• No, the liberal arts are not synonymous with “top liberal arts colleges.”
• What is it that Christian historians do? I tried to boil it down to a few fundamental principles.
• If you’d be interested in hearing Efrem Smith, Michelle Clifton-Soderstrom, Christian Collins Winn, and others talk about Pietism, save the date of December 13th and make plans to be at Bethel University.
• Meanwhile, this week’s Pietist Schoolman Podcast episode turned to the Pietist emphasis on action over belief.
• Lingering in the background of most of my posts this year: the music of Jason Isbell.
…There and Everywhere
• I’m about to celebrate my 10th wedding anniversary, but having been single in the evangelical subculture until I turned 30, I’ve got substantial appreciation for Christena Cleveland’s important call for a liberation theology for single people.
• It’s not every day you see a Christian Century blog post titled “Why social justice is not Christian.”
• Or that Sojourners publishes one asking “Could Empire be a Good Thing?”
• The 6th most challenged book on American library shelves: the Bible. (Of course, I suspect that devoted readers of that book have done much to put several other books — many concerning sexuality and gender identity — on that same list.)
• I understand shifting to gender-inclusive pronouns, but you’ll be astonished just how many edits were made to the 50th anniversary edition of one of John Stott’s best-loved books.
• Earlier this spring I shared my appreciation for an article about ecumenism and Christian higher ed by the provost of Hope College. Now that administrator has resigned, some faculty and students are rallying behind the school’s president, and Inside Higher Ed reports that it may all reflect a deeper split over sexuality. (I’ve previously reported on that debate at Hope.)
• Do Wheaton and Oberlin have something in common?
• A nice complement to my “top liberal arts college” post: the founding director of UCLA’s Higher Education Research Institute believes that too many faculty at selective colleges “have come to value merely being smart more than developing smartness.”
• You might have noticed that there’s a Caravaggio painting at the top of this blog. Experts are still evaluating it, but another work by that Baroque master may have been rediscovered.
• Does the musical Hamilton make “a ‘great men’ story more accessible and less objectionable than it otherwise would be”?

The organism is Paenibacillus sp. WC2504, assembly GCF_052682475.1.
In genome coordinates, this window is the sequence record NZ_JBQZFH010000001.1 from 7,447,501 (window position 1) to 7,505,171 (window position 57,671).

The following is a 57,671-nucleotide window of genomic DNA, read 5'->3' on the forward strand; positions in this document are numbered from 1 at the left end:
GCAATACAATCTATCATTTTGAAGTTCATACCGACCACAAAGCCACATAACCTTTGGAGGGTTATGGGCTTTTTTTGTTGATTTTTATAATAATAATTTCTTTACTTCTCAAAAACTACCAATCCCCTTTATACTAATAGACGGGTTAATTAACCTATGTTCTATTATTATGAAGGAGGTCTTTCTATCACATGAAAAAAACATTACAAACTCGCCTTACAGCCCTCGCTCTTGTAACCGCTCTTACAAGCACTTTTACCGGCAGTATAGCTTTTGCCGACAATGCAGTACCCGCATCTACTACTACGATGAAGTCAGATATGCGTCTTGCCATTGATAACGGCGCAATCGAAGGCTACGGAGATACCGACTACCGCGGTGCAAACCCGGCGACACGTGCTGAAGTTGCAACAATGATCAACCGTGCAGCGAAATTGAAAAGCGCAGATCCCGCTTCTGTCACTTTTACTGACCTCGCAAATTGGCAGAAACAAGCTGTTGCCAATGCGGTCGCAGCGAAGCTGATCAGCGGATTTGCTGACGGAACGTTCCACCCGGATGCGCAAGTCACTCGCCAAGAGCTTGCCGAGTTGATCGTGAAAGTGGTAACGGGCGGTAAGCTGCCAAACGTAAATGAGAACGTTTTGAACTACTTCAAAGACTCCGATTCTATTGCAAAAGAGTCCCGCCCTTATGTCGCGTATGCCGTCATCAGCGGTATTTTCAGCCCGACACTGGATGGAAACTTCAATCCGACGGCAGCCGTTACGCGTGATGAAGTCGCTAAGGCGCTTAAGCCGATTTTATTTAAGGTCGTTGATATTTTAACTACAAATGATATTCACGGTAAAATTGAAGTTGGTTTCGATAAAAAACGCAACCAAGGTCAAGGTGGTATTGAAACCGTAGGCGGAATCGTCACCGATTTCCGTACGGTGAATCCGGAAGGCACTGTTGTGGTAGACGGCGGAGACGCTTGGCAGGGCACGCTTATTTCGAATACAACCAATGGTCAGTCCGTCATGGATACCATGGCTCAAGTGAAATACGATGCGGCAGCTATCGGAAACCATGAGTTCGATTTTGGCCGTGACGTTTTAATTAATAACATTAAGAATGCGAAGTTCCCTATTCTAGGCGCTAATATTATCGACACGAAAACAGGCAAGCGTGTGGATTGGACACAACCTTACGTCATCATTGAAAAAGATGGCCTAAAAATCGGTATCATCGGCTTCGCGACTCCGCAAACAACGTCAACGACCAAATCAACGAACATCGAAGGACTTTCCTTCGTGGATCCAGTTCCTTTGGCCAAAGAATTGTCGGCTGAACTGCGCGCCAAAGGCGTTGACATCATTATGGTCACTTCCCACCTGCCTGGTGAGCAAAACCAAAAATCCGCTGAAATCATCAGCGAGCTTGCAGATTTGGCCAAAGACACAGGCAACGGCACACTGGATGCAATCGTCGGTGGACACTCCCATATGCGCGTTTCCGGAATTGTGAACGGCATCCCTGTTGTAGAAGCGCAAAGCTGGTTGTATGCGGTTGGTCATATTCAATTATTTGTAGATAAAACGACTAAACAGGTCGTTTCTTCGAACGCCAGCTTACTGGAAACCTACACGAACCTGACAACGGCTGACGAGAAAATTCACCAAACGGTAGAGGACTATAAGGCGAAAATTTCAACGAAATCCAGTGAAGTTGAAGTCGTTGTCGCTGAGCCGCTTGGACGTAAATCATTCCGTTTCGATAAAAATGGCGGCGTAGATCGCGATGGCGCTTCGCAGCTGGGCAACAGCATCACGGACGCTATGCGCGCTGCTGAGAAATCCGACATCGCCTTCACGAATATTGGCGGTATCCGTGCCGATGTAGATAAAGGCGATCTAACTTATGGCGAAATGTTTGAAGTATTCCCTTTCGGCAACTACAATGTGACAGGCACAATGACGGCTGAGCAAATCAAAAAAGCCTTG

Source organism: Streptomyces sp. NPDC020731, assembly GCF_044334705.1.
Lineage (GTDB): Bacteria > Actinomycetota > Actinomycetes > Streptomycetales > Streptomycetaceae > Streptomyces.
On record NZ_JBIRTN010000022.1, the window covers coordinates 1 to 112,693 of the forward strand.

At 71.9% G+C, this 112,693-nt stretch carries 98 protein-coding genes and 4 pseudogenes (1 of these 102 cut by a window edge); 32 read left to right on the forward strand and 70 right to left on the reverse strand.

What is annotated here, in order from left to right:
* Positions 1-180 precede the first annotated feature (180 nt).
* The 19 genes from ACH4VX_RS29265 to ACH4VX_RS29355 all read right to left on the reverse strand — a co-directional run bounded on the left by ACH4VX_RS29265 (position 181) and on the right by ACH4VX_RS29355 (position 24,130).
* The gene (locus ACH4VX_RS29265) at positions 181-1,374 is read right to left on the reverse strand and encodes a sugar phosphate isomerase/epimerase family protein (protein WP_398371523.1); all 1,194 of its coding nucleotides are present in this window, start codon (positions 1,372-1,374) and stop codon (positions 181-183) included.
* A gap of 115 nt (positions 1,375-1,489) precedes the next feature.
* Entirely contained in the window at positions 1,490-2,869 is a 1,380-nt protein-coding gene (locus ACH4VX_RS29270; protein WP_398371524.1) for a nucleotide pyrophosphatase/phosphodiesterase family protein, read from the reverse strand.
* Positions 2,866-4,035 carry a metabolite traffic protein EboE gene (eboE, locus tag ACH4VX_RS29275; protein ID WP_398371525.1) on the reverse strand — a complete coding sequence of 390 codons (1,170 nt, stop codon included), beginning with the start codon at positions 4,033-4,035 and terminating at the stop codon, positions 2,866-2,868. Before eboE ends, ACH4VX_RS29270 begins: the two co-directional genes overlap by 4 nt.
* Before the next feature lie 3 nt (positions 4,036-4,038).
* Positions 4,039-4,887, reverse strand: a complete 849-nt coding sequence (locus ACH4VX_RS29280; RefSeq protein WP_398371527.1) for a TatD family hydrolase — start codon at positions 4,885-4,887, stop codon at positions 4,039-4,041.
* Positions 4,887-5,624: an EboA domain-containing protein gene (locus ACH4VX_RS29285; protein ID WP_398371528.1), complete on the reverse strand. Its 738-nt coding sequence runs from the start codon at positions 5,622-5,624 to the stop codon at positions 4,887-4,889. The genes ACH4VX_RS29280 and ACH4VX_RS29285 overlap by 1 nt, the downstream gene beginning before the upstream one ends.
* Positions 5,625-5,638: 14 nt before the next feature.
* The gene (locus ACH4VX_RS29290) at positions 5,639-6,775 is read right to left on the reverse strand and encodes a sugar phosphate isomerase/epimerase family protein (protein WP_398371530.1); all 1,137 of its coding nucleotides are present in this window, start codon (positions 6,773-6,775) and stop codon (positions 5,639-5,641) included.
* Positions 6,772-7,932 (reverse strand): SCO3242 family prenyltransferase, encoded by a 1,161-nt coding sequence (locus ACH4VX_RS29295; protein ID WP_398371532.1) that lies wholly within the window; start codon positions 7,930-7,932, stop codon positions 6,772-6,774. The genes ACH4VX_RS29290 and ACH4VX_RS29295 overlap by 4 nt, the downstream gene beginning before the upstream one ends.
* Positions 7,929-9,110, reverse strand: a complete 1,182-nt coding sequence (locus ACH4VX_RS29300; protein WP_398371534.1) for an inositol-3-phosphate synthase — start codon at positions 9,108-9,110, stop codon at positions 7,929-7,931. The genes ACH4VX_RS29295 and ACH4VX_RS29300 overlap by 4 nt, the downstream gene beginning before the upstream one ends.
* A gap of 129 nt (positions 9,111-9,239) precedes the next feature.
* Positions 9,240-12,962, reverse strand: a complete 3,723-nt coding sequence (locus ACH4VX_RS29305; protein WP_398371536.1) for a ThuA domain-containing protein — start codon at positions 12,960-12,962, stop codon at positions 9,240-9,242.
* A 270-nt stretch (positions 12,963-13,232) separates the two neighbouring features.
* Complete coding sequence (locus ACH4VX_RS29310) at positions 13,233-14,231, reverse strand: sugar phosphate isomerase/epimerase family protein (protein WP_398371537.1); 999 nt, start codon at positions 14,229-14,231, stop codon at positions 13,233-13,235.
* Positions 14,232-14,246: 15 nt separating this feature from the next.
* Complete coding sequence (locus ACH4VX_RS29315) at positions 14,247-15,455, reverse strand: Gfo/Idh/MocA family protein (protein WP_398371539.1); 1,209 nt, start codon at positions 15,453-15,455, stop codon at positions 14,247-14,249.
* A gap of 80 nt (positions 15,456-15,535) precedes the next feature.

• I’ve only seen the first half of the first episode, but like Robert Greene, I hope that Ken Burns’ new documentary on Jackie Robinson will have much to say about the baseball legend’s post-playing career, when he served as a Republican public intellectual who both advocated civil rights and (occasionally) critiqued civil rights leaders.
• The prospect of a Hillary Clinton presidency got Jill Lepore thinking about the deep roots of Anglo-American male suspicion of female leadership.
• Of course, she’ll still need to defeat Bernie Sanders, who, remarkably, took a break from campaigning to give a speech at the Vatican about an encyclical from Pope John Paul II.
• And Secretary Clinton will need to reckon with the “potentially volatile role” played by (the previous) President Clinton, whose recent response to Black Lives Matters protestors struck Jeffrey Frank as a “fascinating glimpse of a group with a deeply felt point of view and of a major political figure repeatedly, even stubbornly, grabbing a political third rail and refusing to let go.”
(Not that Bill Clinton didn’t have some fair points to make about a piece of legislation passed in response to what was then a significant crime problem, and with the support of numerous African American leaders — and Bernie Sanders.)
• Never heard of Minecraft? Spend some time with the boys in the 4th grade Sunday School class that I taught with my wife… Or read this New York Times Magazine story on a game “doesn’t really feel like a game. It’s more like a destination, a technical tool, a cultural scene, or all three put together: a place where kids engineer complex machines, shoot videos of their escapades that they post on YouTube, make art and set up servers, online versions of the game where they can hang out with friends.”
• And finally… The United States produces about a billion pounds a month of cheese, including, sadly, about ten times as much mozzarella and cheddar as provolone and Swiss.